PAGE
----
How does this affect OLS regression?

When one or more predictors are linear combinations of other predictors, then
\(\mathbf{X^\mathsf{T} X}\) is singular. This is known as *exact collinearity*.
When this happens, there is no unique least squares estimate \(\mathbf{b}\).

A more challenging problem arises when \(\mathbf{X^\mathsf{T} X}\) is close but
not exactly singular.
This is usually referred to as *near perfect collinearity* or, more commonly,
as *multicollinearity*. Why is this a problem? Because multicollinearity leads
to imprecise (i.e. unstable, irregular) estimates \(\mathbf{b}\).

What are the typical causes of multicollinearity?

- One or more predictors are linear combinations of other predictors
- One or more predictors are almost perfect linear combinations of other predictors
- There are more predictors than observations \(p > n\)

### 14.2.1 Toy Example

To illustrate the issues of dealing with multicollinearity, let’s play with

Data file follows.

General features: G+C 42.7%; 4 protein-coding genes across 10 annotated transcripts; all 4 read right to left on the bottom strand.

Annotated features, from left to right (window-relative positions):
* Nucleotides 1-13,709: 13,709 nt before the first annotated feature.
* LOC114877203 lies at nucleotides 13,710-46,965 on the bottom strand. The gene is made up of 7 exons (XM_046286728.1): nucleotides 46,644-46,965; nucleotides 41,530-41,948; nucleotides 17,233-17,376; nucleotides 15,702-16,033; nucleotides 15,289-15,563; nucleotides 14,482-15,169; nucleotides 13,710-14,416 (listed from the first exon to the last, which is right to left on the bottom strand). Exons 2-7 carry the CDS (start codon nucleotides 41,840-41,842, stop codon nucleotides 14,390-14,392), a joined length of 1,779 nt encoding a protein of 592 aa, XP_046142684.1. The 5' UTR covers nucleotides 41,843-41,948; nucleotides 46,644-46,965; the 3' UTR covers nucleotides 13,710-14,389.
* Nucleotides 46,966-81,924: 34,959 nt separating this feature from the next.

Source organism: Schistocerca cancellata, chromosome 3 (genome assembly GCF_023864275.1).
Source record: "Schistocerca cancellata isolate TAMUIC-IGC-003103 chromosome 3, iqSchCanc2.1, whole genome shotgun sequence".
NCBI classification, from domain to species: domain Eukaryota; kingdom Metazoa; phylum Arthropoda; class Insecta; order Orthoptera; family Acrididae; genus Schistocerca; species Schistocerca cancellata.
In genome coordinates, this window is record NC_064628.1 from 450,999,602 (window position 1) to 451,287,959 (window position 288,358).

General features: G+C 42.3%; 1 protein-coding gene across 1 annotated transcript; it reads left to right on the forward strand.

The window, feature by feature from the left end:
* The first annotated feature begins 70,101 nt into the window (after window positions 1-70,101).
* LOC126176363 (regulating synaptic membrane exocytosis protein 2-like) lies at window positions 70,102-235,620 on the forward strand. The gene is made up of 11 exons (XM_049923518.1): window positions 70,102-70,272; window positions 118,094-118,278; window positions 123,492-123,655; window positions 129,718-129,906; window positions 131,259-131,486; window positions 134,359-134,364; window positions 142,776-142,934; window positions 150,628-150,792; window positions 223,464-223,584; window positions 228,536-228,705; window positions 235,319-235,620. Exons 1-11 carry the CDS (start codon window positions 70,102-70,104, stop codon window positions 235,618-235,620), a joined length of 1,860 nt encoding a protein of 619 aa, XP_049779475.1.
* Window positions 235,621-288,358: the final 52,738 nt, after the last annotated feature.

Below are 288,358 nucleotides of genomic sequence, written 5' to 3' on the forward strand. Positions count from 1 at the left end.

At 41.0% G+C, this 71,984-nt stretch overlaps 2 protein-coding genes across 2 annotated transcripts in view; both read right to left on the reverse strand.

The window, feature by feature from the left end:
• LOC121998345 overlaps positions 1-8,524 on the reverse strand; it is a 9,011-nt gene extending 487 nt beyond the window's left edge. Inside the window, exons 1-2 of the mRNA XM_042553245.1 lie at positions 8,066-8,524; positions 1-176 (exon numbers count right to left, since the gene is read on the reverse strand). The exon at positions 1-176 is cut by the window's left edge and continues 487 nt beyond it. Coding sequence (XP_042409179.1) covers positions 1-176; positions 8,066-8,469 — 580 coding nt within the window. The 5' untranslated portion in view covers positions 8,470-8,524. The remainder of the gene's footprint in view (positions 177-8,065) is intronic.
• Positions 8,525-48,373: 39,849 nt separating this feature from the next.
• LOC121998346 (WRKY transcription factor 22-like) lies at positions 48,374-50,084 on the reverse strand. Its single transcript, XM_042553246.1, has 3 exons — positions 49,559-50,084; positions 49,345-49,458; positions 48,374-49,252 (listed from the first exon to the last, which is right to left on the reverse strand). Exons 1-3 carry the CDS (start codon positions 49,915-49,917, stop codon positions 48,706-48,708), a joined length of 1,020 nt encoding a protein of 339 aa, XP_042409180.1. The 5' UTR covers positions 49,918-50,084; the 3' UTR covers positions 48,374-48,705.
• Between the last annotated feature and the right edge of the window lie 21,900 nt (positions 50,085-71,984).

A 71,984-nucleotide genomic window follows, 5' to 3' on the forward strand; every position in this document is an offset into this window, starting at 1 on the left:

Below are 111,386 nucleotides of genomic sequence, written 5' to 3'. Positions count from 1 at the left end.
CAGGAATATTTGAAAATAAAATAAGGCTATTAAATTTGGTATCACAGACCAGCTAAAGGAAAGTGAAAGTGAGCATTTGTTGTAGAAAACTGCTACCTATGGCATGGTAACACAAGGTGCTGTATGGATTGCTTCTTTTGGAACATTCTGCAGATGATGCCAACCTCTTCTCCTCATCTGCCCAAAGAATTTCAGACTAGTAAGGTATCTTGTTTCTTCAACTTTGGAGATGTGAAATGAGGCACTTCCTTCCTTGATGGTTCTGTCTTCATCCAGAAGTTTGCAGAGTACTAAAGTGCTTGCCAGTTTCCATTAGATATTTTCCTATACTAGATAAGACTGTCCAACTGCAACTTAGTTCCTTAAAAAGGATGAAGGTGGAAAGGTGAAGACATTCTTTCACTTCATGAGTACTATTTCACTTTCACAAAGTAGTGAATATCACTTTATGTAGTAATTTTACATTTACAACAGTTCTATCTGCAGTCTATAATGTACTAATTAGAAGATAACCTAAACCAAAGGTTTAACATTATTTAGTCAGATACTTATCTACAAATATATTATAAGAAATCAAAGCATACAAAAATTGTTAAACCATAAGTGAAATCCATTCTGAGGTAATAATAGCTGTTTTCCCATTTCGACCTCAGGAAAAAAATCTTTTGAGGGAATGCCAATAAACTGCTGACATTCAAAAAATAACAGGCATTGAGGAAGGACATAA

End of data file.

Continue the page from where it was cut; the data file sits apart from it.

`mtcars`

, one of the built-in data sets in R.

```
mtcars[1:10, ]
#> mpg cyl disp hp drat wt qsec vs am gear carb
#> Mazda RX4 21.0 6 160.0 110 3.90 2.620 16.46 0 1 4 4
#> Mazda RX4 Wag 21.0 6 160.0 110 3.90 2.875 17.02 0 1 4 4
#> Datsun 710 22.8 4 108.0 93 3.85 2.320 18.61 1 1 4 1
#> Hornet 4 Drive 21.4 6 258.0 110 3.08 3.215 19.44 1 0 3 1
#> Hornet Sportabout 18.7 8 360.0 175 3.15 3.440 17.02 0 0 3 2
#> Valiant 18.1 6 225.0 105 2.76 3.460 20.22 1 0 3 1
#> Duster 360 14.3 8 360.0 245 3.21 3.570 15.84 0 0 3 4
#> Merc 240D 24.4 4 146.7 62 3.69 3.190 20.00 1 0 4 2
#> Merc 230 22.8 4 140.8 95 3.92 3.150 22.90 1 0 4 2
#> Merc 280 19.2 6 167.6 123 3.92 3.440 18.30 1 0 4 4
```

Let’s use `mpg`

as response, and `disp`

, `hp`

, and `wt`

as predictors.

```
# response
mpg <- mtcars$mpg
# predictors
disp <- mtcars$disp
hp <- mtcars$hp
wt <- mtcars$wt
# standardized predictors
X <- scale(cbind(disp, hp, wt))
```